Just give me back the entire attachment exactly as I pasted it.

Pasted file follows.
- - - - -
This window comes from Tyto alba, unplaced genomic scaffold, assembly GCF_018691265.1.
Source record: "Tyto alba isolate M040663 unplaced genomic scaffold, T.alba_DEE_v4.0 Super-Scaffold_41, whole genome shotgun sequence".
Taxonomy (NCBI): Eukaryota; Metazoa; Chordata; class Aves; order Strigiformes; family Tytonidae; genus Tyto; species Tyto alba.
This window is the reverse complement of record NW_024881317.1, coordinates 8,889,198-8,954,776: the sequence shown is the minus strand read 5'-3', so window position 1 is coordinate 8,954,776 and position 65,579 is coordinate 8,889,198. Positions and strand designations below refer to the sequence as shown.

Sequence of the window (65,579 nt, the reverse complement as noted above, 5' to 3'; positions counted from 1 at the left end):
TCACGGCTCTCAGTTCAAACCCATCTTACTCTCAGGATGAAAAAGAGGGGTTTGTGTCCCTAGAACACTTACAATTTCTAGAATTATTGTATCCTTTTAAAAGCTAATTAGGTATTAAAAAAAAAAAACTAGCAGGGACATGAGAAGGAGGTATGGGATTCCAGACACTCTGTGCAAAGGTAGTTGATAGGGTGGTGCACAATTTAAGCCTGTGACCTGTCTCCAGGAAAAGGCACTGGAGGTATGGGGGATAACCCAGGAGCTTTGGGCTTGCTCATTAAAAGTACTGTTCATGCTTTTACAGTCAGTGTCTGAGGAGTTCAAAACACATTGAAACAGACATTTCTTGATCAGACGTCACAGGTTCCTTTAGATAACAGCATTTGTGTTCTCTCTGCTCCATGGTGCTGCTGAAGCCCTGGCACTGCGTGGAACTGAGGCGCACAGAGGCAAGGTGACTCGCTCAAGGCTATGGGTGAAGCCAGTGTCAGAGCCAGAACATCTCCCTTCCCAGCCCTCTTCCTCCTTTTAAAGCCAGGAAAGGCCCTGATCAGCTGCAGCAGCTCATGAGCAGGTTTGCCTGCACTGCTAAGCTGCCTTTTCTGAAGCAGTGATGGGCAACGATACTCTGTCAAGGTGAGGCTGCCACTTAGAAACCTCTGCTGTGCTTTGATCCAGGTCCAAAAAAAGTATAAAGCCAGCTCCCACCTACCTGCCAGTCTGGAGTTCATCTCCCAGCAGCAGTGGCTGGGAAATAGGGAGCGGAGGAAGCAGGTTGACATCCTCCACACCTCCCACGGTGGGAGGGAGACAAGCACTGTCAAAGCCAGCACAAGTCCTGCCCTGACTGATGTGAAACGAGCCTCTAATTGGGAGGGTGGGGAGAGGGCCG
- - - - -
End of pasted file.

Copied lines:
This window comes from Tyto alba, unplaced genomic scaffold, assembly GCF_018691265.1.
Source record: "Tyto alba isolate M040663 unplaced genomic scaffold, T.alba_DEE_v4.0 Super-Scaffold_41, whole genome shotgun sequence".
Taxonomy (NCBI): Eukaryota; Metazoa; Chordata; class Aves; order Strigiformes; family Tytonidae; genus Tyto; species Tyto alba.
This window is the reverse complement of record NW_024881317.1, coordinates 8,889,198-8,954,776: the sequence shown is the minus strand read 5'-3', so window position 1 is coordinate 8,954,776 and position 65,579 is coordinate 8,889,198. Positions and strand designations below refer to the sequence as shown.

Sequence of the window (65,579 nt, the reverse complement as noted above, 5' to 3'; positions counted from 1 at the left end):
TCACGGCTCTCAGTTCAAACCCATCTTACTCTCAGGATGAAAAAGAGGGGTTTGTGTCCCTAGAACACTTACAATTTCTAGAATTATTGTATCCTTTTAAAAGCTAATTAGGTATTAAAAAAAAAAAACTAGCAGGGACATGAGAAGGAGGTATGGGATTCCAGACACTCTGTGCAAAGGTAGTTGATAGGGTGGTGCACAATTTAAGCCTGTGACCTGTCTCCAGGAAAAGGCACTGGAGGTATGGGGGATAACCCAGGAGCTTTGGGCTTGCTCATTAAAAGTACTGTTCATGCTTTTACAGTCAGTGTCTGAGGAGTTCAAAACACATTGAAACAGACATTTCTTGATCAGACGTCACAGGTTCCTTTAGATAACAGCATTTGTGTTCTCTCTGCTCCATGGTGCTGCTGAAGCCCTGGCACTGCGTGGAACTGAGGCGCACAGAGGCAAGGTGACTCGCTCAAGGCTATGGGTGAAGCCAGTGTCAGAGCCAGAACATCTCCCTTCCCAGCCCTCTTCCTCCTTTTAAAGCCAGGAAAGGCCCTGATCAGCTGCAGCAGCTCATGAGCAGGTTTGCCTGCACTGCTAAGCTGCCTTTTCTGAAGCAGTGATGGGCAACGATACTCTGTCAAGGTGAGGCTGCCACTTAGAAACCTCTGCTGTGCTTTGATCCAGGTCCAAAAAAAGTATAAAGCCAGCTCCCACCTACCTGCCAGTCTGGAGTTCATCTCCCAGCAGCAGTGGCTGGGAAATAGGGAGCGGAGGAAGCAGGTTGACATCCTCCACACCTCCCACGGTGGGAGGGAGACAAGCACTGTCAAAGCCAGCACAAGTCCTGCCCTGACTGATGTGAAACGAGCCTCTAATTGGGAGGGTGGGGAGAGGGCCG